What voters say when weighing importance of the economy vs. U.S. democracy


Just a week out from midterm Election Day, I’m tired of horserace polls and ready to see some actual results. Maybe you are, too.

As you know, pretty much all the major polls suggest that Republicans will take over the House, with the race for control of the Senate too close to call.

But I stumbled on a quick analysis, based on a recent CBS poll, that illustrates a powerful point.

A lot of voters say their top issue is the economy, which is quite normal. Rather obviously, with high inflation and Democrats in control of Congress and the White House, those who rate the economy as their top issue are inclined to vote for Republicans.

Article continues after advertisement

The economy is always a key issue, but in the aftermath of the recent coup attempt by Trump supporters, CBS asked voters which concerned them more, whether the U.S. will have a “strong economy” or have a “functioning democracy.” (It’s a question, I suspect, that is not asked every cycle but which seems very important in the first election after the Jan. 6, 2021, coup attempt.)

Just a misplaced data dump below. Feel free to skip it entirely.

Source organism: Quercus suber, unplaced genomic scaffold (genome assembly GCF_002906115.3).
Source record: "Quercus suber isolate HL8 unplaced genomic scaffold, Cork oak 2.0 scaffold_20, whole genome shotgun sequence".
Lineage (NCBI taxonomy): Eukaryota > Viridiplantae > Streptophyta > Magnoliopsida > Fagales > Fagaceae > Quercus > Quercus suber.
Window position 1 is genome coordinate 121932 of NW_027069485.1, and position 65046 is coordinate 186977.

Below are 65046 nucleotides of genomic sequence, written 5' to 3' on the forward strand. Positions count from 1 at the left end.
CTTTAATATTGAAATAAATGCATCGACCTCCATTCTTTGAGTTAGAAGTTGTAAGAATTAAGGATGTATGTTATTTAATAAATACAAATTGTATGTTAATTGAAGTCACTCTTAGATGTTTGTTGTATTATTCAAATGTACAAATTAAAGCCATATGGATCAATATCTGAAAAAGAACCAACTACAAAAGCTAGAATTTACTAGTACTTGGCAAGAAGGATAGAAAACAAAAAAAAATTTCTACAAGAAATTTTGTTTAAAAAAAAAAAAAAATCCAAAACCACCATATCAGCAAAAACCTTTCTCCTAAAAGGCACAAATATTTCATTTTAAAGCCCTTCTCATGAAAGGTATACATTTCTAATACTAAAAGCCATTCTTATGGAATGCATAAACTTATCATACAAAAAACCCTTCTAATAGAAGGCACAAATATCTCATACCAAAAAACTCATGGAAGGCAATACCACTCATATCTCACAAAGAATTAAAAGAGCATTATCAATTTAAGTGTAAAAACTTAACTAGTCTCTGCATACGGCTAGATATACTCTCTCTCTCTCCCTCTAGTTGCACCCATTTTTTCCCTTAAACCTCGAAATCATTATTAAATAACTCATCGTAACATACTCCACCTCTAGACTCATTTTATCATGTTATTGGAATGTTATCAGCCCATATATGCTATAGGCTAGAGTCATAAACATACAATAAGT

A majority (56%) said a “functioning democracy” was a higher priority than “a strong economy” (44% said a strong economy was their top priority). 

And, among those who said the preservation of democracy was their top priority, 63% said they planned to vote for Democrats compared to 29% who planned to vote Republicans.

Among those who said their priority was the economy, 70% planned to vote for Republicans and just 21% for Democrats.

Maybe this is just a fancy way of suggesting that Republicans care more about the economy and Democrats care more about democracy. I dunno. You can only cross-examine a poll result so long. In the absence of poll logic, it would be safe to assume that most Americans care about both the health of our democracy and the health of our economy.

But it’s nonetheless a reminder that, post-Trump and Jan. 6, the survival of our democracy seems to be on the ballot these days to a degree we haven’t seen before in our lifetimes.

A two-minute video of CBS News Elections & Surveys Director Anthony Salvanto analyzing that poll finding is viewable here.


Source link

What is your reaction?

In Love
Not Sure

You may also like

Comments are closed.

More in:News